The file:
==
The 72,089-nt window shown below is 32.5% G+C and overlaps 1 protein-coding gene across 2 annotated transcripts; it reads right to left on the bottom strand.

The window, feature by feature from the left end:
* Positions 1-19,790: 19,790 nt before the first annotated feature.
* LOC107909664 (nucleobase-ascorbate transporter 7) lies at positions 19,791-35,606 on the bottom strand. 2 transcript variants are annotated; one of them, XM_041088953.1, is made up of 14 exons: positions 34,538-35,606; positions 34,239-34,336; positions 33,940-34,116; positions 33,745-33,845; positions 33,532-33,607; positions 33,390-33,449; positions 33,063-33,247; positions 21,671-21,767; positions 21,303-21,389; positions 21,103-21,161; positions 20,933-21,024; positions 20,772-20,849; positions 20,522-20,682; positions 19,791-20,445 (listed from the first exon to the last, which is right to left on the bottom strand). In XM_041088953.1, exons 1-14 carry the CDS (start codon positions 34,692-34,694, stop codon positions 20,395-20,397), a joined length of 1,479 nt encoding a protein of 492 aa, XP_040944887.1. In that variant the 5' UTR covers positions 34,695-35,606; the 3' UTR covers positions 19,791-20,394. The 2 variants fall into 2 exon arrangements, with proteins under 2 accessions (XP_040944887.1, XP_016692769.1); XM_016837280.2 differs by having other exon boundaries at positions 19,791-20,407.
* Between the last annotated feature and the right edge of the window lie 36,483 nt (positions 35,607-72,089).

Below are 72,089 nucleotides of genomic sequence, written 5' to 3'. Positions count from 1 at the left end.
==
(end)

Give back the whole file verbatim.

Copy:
The 72,089-nt window shown below is 32.5% G+C and overlaps 1 protein-coding gene across 2 annotated transcripts; it reads right to left on the bottom strand.

The window, feature by feature from the left end:
* Positions 1-19,790: 19,790 nt before the first annotated feature.
* LOC107909664 (nucleobase-ascorbate transporter 7) lies at positions 19,791-35,606 on the bottom strand. 2 transcript variants are annotated; one of them, XM_041088953.1, is made up of 14 exons: positions 34,538-35,606; positions 34,239-34,336; positions 33,940-34,116; positions 33,745-33,845; positions 33,532-33,607; positions 33,390-33,449; positions 33,063-33,247; positions 21,671-21,767; positions 21,303-21,389; positions 21,103-21,161; positions 20,933-21,024; positions 20,772-20,849; positions 20,522-20,682; positions 19,791-20,445 (listed from the first exon to the last, which is right to left on the bottom strand). In XM_041088953.1, exons 1-14 carry the CDS (start codon positions 34,692-34,694, stop codon positions 20,395-20,397), a joined length of 1,479 nt encoding a protein of 492 aa, XP_040944887.1. In that variant the 5' UTR covers positions 34,695-35,606; the 3' UTR covers positions 19,791-20,394. The 2 variants fall into 2 exon arrangements, with proteins under 2 accessions (XP_040944887.1, XP_016692769.1); XM_016837280.2 differs by having other exon boundaries at positions 19,791-20,407.
* Between the last annotated feature and the right edge of the window lie 36,483 nt (positions 35,607-72,089).

Below are 72,089 nucleotides of genomic sequence, written 5' to 3'. Positions count from 1 at the left end.